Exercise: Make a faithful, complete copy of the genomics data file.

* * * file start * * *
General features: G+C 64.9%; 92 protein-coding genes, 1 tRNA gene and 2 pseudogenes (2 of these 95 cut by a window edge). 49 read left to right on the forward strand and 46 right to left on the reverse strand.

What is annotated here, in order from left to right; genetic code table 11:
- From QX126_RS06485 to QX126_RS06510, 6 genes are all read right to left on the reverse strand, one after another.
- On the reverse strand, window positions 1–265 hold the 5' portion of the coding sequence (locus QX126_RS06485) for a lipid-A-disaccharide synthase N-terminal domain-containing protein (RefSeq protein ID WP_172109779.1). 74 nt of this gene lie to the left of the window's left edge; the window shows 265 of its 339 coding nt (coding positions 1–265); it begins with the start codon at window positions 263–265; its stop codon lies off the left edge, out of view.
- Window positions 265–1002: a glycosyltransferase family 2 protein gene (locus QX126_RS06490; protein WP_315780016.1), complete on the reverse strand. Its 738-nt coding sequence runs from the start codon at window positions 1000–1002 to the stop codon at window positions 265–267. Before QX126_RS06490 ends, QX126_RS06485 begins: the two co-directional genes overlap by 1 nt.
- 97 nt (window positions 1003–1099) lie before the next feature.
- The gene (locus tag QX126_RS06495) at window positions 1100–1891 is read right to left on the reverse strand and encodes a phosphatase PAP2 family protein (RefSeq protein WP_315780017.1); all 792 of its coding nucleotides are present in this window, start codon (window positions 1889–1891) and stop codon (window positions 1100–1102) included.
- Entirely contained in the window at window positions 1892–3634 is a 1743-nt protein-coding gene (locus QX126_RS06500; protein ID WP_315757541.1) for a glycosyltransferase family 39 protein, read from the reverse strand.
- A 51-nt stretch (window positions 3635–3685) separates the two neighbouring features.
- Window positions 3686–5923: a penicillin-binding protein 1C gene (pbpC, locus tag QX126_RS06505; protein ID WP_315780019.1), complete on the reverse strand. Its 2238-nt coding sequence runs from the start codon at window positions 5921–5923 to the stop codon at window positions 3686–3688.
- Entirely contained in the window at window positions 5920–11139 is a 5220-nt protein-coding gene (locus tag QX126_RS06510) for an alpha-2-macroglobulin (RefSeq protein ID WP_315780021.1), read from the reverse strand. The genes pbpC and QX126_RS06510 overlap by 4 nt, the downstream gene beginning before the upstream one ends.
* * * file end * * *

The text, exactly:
General features: G+C 64.9%; 92 protein-coding genes, 1 tRNA gene and 2 pseudogenes (2 of these 95 cut by a window edge). 49 read left to right on the forward strand and 46 right to left on the reverse strand.

What is annotated here, in order from left to right; genetic code table 11:
- From QX126_RS06485 to QX126_RS06510, 6 genes are all read right to left on the reverse strand, one after another.
- On the reverse strand, window positions 1–265 hold the 5' portion of the coding sequence (locus QX126_RS06485) for a lipid-A-disaccharide synthase N-terminal domain-containing protein (RefSeq protein ID WP_172109779.1). 74 nt of this gene lie to the left of the window's left edge; the window shows 265 of its 339 coding nt (coding positions 1–265); it begins with the start codon at window positions 263–265; its stop codon lies off the left edge, out of view.
- Window positions 265–1002: a glycosyltransferase family 2 protein gene (locus QX126_RS06490; protein WP_315780016.1), complete on the reverse strand. Its 738-nt coding sequence runs from the start codon at window positions 1000–1002 to the stop codon at window positions 265–267. Before QX126_RS06490 ends, QX126_RS06485 begins: the two co-directional genes overlap by 1 nt.
- 97 nt (window positions 1003–1099) lie before the next feature.
- The gene (locus tag QX126_RS06495) at window positions 1100–1891 is read right to left on the reverse strand and encodes a phosphatase PAP2 family protein (RefSeq protein WP_315780017.1); all 792 of its coding nucleotides are present in this window, start codon (window positions 1889–1891) and stop codon (window positions 1100–1102) included.
- Entirely contained in the window at window positions 1892–3634 is a 1743-nt protein-coding gene (locus QX126_RS06500; protein ID WP_315757541.1) for a glycosyltransferase family 39 protein, read from the reverse strand.
- A 51-nt stretch (window positions 3635–3685) separates the two neighbouring features.
- Window positions 3686–5923: a penicillin-binding protein 1C gene (pbpC, locus tag QX126_RS06505; protein ID WP_315780019.1), complete on the reverse strand. Its 2238-nt coding sequence runs from the start codon at window positions 5921–5923 to the stop codon at window positions 3686–3688.
- Entirely contained in the window at window positions 5920–11139 is a 5220-nt protein-coding gene (locus tag QX126_RS06510) for an alpha-2-macroglobulin (RefSeq protein ID WP_315780021.1), read from the reverse strand. The genes pbpC and QX126_RS06510 overlap by 4 nt, the downstream gene beginning before the upstream one ends.